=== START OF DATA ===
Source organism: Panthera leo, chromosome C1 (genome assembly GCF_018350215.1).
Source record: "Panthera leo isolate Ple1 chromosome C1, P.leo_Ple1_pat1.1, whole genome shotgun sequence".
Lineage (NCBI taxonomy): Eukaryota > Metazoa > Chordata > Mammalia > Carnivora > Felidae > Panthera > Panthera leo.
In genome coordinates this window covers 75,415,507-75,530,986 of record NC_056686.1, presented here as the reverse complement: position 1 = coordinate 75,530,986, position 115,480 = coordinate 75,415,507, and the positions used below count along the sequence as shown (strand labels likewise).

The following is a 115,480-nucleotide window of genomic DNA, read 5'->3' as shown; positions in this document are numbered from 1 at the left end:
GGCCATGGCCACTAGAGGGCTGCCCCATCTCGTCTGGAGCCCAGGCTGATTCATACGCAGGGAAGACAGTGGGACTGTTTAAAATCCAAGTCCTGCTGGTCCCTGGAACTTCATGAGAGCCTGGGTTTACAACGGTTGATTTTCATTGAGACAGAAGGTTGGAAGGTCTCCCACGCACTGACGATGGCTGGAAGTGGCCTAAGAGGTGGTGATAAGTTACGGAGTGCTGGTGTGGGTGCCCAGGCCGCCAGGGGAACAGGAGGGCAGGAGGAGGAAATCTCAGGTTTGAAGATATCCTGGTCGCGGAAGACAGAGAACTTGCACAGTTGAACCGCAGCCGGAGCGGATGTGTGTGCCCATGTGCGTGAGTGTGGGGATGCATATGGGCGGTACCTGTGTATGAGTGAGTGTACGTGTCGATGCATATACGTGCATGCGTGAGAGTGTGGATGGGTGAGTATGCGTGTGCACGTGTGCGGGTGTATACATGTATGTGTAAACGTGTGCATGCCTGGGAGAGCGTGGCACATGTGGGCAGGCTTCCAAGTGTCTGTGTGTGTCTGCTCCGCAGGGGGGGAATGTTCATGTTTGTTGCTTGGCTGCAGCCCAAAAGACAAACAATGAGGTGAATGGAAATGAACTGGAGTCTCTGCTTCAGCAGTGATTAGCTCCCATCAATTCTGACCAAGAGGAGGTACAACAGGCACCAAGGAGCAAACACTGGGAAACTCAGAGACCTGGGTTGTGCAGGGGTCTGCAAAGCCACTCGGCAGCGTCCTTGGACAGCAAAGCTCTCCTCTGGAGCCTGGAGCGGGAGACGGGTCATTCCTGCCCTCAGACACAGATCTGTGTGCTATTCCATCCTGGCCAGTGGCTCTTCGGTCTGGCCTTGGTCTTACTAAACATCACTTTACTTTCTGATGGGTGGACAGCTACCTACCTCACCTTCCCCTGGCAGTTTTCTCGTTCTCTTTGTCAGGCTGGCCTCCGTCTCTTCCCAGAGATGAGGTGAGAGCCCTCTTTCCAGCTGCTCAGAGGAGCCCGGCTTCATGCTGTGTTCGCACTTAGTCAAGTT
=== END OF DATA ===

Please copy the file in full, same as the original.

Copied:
Source organism: Panthera leo, chromosome C1 (genome assembly GCF_018350215.1).
Source record: "Panthera leo isolate Ple1 chromosome C1, P.leo_Ple1_pat1.1, whole genome shotgun sequence".
Lineage (NCBI taxonomy): Eukaryota > Metazoa > Chordata > Mammalia > Carnivora > Felidae > Panthera > Panthera leo.
In genome coordinates this window covers 75,415,507-75,530,986 of record NC_056686.1, presented here as the reverse complement: position 1 = coordinate 75,530,986, position 115,480 = coordinate 75,415,507, and the positions used below count along the sequence as shown (strand labels likewise).

The following is a 115,480-nucleotide window of genomic DNA, read 5'->3' as shown; positions in this document are numbered from 1 at the left end:
GGCCATGGCCACTAGAGGGCTGCCCCATCTCGTCTGGAGCCCAGGCTGATTCATACGCAGGGAAGACAGTGGGACTGTTTAAAATCCAAGTCCTGCTGGTCCCTGGAACTTCATGAGAGCCTGGGTTTACAACGGTTGATTTTCATTGAGACAGAAGGTTGGAAGGTCTCCCACGCACTGACGATGGCTGGAAGTGGCCTAAGAGGTGGTGATAAGTTACGGAGTGCTGGTGTGGGTGCCCAGGCCGCCAGGGGAACAGGAGGGCAGGAGGAGGAAATCTCAGGTTTGAAGATATCCTGGTCGCGGAAGACAGAGAACTTGCACAGTTGAACCGCAGCCGGAGCGGATGTGTGTGCCCATGTGCGTGAGTGTGGGGATGCATATGGGCGGTACCTGTGTATGAGTGAGTGTACGTGTCGATGCATATACGTGCATGCGTGAGAGTGTGGATGGGTGAGTATGCGTGTGCACGTGTGCGGGTGTATACATGTATGTGTAAACGTGTGCATGCCTGGGAGAGCGTGGCACATGTGGGCAGGCTTCCAAGTGTCTGTGTGTGTCTGCTCCGCAGGGGGGGAATGTTCATGTTTGTTGCTTGGCTGCAGCCCAAAAGACAAACAATGAGGTGAATGGAAATGAACTGGAGTCTCTGCTTCAGCAGTGATTAGCTCCCATCAATTCTGACCAAGAGGAGGTACAACAGGCACCAAGGAGCAAACACTGGGAAACTCAGAGACCTGGGTTGTGCAGGGGTCTGCAAAGCCACTCGGCAGCGTCCTTGGACAGCAAAGCTCTCCTCTGGAGCCTGGAGCGGGAGACGGGTCATTCCTGCCCTCAGACACAGATCTGTGTGCTATTCCATCCTGGCCAGTGGCTCTTCGGTCTGGCCTTGGTCTTACTAAACATCACTTTACTTTCTGATGGGTGGACAGCTACCTACCTCACCTTCCCCTGGCAGTTTTCTCGTTCTCTTTGTCAGGCTGGCCTCCGTCTCTTCCCAGAGATGAGGTGAGAGCCCTCTTTCCAGCTGCTCAGAGGAGCCCGGCTTCATGCTGTGTTCGCACTTAGTCAAGTT